Celebration In Moderation

Mardi Gras. Fat Tuesday. Carnival. The Tuesday before Ash Wednesday is often a time of celebration with food – and drink – to excess. While one day might not set back your health, making excess a habit, especially excess drinking, certainly will. Here are some guidelines:

A glass of wine at home often symbolizes a pat on the back at the end of a long day of juggling job, family and other obligations. But if that single drink turns into two or three on a regular basis, you may be facing a serious problem. According to several studies, educated, professional women are particularly prone to overindulgence. One, conducted by Britain’s National Health Service, found that women from managerial or professional backgrounds are 19% more likely to drink heavily at home; another study, from the University of Lancaster in the U.K., shows that the higher the household income, the higher the alcohol consumption among women.

These and other studies have also indicated that the likelihood of secret forms of drinking increase with a woman’s age. Knowing how much is too much and recognizing that you may have a problem are crucial first steps in preventing alcohol abuse. Here are some tips to keep in mind:

Is One Enough?: According to the U.S. Centers for Disease Control, moderate alcohol consumption is defined for women as having up to one drink per day. A couple of things to bear in mind, however: First, even moderate alcohol intake is associated with increased risk of breast cancer, violence and injuries from falls and motor vehicle crashes. And second, if you’re drinking with a male companion, remember that the moderate level of consumption for men is twice that of women. Be careful about matching him drink for drink.

Alcohol Is Alcohol: In the U.S., one drink is defined as 14 grams of pure alcohol, the amount generally found in 12 ounces of beer, five ounces of wine and 1.5-ounces (one shot) of 80-proof distilled spirits such as gin, rum, vodka or whiskey. Translation: Sipping two glasses of wine is no safer than downing two shots of liquor.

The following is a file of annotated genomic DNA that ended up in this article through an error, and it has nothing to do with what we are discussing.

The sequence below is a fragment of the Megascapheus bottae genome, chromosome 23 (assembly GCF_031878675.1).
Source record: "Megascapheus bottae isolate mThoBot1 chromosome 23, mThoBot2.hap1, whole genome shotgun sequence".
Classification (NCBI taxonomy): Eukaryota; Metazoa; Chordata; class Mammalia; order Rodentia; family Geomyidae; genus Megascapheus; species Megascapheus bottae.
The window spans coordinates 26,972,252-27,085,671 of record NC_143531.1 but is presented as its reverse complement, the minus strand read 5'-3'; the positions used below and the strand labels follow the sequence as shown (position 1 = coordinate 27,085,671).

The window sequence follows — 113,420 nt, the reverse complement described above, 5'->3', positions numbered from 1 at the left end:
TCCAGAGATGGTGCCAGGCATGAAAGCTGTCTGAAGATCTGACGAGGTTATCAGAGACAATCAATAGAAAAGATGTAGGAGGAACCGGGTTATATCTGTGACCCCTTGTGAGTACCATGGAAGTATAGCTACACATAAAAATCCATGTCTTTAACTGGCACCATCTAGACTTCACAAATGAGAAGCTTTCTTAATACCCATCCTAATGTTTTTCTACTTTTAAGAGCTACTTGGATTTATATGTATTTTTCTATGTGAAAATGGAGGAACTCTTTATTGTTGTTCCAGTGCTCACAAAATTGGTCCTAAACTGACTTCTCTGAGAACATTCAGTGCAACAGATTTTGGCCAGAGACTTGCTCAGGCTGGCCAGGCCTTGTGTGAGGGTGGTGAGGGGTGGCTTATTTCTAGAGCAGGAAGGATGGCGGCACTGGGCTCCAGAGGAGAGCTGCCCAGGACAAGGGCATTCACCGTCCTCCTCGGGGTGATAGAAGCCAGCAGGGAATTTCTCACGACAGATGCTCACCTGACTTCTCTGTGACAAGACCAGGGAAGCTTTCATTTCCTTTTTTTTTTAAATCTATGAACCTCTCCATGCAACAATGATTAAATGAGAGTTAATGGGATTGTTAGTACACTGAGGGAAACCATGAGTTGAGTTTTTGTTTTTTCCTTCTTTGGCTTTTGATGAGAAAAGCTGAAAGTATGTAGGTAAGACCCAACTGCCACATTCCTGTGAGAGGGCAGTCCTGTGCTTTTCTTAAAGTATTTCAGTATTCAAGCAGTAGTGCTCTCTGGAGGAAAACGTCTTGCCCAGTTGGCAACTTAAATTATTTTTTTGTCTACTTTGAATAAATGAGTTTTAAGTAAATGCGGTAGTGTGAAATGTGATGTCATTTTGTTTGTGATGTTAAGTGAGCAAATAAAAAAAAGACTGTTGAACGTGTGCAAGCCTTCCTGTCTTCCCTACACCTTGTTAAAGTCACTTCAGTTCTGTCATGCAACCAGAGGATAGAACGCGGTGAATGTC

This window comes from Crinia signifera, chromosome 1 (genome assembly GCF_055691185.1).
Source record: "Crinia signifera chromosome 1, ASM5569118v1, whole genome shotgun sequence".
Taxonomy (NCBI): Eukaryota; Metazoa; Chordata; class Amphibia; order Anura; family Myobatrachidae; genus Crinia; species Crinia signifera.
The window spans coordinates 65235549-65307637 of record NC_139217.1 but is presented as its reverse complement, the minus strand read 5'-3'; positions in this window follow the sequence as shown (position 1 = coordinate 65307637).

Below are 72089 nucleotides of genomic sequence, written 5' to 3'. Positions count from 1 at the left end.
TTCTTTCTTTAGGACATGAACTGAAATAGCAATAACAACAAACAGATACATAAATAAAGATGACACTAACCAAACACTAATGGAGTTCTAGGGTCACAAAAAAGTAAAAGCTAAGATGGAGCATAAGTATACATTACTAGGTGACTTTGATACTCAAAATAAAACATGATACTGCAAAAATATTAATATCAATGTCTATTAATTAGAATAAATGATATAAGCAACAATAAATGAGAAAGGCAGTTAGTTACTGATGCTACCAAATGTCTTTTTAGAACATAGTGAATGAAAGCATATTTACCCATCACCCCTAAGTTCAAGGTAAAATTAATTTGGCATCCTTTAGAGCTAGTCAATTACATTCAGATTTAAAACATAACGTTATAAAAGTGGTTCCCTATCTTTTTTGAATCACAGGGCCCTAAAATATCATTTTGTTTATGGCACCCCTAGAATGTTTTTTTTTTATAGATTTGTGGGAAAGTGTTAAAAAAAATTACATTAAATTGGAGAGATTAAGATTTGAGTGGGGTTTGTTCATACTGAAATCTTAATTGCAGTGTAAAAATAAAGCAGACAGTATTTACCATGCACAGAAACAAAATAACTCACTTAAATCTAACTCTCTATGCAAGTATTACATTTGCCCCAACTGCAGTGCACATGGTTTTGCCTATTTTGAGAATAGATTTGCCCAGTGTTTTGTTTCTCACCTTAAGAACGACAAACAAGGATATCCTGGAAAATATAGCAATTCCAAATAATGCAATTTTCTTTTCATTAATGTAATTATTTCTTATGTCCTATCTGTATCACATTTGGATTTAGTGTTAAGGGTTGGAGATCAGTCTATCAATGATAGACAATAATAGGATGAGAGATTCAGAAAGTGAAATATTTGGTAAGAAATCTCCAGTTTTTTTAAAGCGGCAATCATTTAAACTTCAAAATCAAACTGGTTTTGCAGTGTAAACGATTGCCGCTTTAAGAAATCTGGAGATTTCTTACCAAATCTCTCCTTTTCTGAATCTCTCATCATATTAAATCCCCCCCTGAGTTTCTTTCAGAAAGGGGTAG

Awareness Matters: The best way to prevent over-drinking is to remain aware of how much you’re actually consuming. Before meeting friends or dining out, decide to limit yourself to a single drink. Note that the recommendation is only one drink per day—it is not an average over several days. This limit may even be too high for those with certain medical problems or who are older. Talk with your doctor about the limit that’s right for you.

Address the Problem: If you experience any of the warning signs of a drinking problem, the best solution is not to reduce alcohol consumption, but eliminate it altogether—and to seek professional help. These signs include:

  • Drinking alone when you feel angry or sad
  • Drinking after telling yourself you won't
  • Arriving late for work due to drinking
  • Experiencing hangovers
  • Concern from family and friends

No doubt you’ve heard the old adage, “Everything in moderation.” The key to a healthy relationship with alcohol may be keeping that in mind.

Help in Your Community

Alcoholics Anonymous is a fellowship of men and women who share their experience, strength, and hope with each other that they may solve their common problem and help others to recover from alcoholism. The only requirement for membership is a desire to stop drinking. The primary purpose is to stay sober and help other alcoholics to achieve sobriety. For more information visit the AA website at alcoholics-anonymous.org.


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